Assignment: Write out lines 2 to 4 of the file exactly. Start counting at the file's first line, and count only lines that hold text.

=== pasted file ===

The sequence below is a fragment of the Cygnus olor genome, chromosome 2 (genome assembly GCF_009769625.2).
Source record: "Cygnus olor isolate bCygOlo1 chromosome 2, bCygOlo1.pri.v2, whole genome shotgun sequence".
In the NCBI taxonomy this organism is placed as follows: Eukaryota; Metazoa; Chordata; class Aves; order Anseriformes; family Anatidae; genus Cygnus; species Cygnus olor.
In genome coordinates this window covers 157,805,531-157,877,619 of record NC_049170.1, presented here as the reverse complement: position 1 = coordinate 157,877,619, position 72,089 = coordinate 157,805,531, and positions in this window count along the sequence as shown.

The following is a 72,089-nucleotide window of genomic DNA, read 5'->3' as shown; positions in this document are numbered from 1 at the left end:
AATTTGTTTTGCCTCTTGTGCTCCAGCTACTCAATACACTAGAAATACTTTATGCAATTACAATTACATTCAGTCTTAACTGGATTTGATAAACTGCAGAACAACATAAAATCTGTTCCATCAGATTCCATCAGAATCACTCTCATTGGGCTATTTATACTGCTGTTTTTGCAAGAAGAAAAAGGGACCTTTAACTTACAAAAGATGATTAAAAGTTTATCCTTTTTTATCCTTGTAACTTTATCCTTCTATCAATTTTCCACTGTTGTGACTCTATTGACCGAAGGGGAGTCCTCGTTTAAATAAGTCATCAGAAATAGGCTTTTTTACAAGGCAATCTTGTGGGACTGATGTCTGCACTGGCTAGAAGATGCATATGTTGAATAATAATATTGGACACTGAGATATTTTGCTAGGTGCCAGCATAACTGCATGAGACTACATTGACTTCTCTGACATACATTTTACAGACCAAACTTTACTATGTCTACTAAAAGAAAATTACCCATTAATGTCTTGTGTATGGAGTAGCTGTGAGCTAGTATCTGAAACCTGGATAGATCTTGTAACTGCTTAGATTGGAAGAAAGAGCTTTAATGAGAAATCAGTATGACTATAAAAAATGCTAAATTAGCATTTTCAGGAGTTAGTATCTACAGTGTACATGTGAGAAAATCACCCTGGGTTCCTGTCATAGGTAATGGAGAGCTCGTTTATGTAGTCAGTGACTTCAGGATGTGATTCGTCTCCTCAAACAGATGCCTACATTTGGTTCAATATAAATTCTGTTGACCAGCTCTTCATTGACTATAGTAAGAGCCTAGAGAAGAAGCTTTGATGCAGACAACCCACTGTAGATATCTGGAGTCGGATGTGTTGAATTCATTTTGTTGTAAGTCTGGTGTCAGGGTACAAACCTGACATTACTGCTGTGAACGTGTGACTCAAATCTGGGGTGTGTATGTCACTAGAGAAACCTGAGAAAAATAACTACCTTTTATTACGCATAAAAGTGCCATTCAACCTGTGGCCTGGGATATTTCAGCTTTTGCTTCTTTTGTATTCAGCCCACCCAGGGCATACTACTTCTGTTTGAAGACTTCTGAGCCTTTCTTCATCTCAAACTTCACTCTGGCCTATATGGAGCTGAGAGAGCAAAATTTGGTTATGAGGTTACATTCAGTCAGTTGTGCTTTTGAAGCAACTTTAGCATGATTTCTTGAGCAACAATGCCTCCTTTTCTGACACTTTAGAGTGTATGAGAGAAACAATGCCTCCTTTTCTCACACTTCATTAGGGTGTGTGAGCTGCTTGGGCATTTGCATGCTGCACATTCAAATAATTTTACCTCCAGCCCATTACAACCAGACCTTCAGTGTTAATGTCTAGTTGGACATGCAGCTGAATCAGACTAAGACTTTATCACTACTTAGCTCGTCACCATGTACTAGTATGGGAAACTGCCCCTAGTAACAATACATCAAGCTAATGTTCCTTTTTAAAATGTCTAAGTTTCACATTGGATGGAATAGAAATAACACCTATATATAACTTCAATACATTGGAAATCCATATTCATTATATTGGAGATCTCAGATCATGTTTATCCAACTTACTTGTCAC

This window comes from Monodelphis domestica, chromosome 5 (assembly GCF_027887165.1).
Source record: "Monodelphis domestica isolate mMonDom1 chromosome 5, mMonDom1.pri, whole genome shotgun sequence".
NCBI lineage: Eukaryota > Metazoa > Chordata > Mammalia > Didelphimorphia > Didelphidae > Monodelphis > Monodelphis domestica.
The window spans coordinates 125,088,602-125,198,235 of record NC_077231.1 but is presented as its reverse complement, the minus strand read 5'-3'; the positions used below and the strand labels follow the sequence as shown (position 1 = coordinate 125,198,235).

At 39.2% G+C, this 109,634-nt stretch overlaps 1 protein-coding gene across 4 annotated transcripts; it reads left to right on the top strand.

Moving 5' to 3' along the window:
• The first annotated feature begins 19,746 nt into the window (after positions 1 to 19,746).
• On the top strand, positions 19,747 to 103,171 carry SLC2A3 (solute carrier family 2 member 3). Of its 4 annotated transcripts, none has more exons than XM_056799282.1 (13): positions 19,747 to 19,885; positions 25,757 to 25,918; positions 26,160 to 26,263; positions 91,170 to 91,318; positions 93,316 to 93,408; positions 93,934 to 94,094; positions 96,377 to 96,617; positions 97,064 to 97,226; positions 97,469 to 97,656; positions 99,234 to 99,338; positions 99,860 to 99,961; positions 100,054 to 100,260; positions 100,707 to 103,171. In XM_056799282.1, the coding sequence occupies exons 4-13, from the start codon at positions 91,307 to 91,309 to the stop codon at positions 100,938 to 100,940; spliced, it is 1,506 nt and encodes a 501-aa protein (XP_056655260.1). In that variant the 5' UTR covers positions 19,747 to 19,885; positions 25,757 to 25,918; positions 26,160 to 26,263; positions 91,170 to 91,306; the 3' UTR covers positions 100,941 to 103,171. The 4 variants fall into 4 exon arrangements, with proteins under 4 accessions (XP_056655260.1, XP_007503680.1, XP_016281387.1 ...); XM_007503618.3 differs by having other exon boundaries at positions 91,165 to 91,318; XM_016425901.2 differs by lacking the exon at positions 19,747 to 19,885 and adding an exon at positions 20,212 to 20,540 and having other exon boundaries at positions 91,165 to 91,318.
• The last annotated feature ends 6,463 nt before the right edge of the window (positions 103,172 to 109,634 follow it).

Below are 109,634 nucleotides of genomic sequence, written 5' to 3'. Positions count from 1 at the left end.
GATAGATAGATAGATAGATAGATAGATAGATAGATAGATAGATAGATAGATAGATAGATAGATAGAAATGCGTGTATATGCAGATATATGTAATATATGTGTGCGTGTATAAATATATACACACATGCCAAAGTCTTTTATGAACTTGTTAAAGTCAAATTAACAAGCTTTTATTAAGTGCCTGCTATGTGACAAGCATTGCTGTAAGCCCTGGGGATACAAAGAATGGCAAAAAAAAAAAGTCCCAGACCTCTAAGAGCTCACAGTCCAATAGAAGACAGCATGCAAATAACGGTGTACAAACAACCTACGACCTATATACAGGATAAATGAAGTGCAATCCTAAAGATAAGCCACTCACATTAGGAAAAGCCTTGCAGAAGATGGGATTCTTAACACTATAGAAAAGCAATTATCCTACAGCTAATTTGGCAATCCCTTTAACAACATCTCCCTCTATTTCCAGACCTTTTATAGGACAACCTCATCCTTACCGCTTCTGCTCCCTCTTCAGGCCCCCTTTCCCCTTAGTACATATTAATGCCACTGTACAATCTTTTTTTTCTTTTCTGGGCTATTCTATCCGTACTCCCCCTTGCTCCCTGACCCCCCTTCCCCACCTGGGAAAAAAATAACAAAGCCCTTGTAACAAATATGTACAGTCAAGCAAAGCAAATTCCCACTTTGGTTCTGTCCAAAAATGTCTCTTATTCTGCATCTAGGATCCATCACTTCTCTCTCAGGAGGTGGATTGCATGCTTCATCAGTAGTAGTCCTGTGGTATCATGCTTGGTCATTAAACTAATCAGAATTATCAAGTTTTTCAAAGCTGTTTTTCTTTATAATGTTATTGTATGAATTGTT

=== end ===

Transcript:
Source record: "Cygnus olor isolate bCygOlo1 chromosome 2, bCygOlo1.pri.v2, whole genome shotgun sequence".
In the NCBI taxonomy this organism is placed as follows: Eukaryota; Metazoa; Chordata; class Aves; order Anseriformes; family Anatidae; genus Cygnus; species Cygnus olor.
In genome coordinates this window covers 157,805,531-157,877,619 of record NC_049170.1, presented here as the reverse complement: position 1 = coordinate 157,877,619, position 72,089 = coordinate 157,805,531, and positions in this window count along the sequence as shown.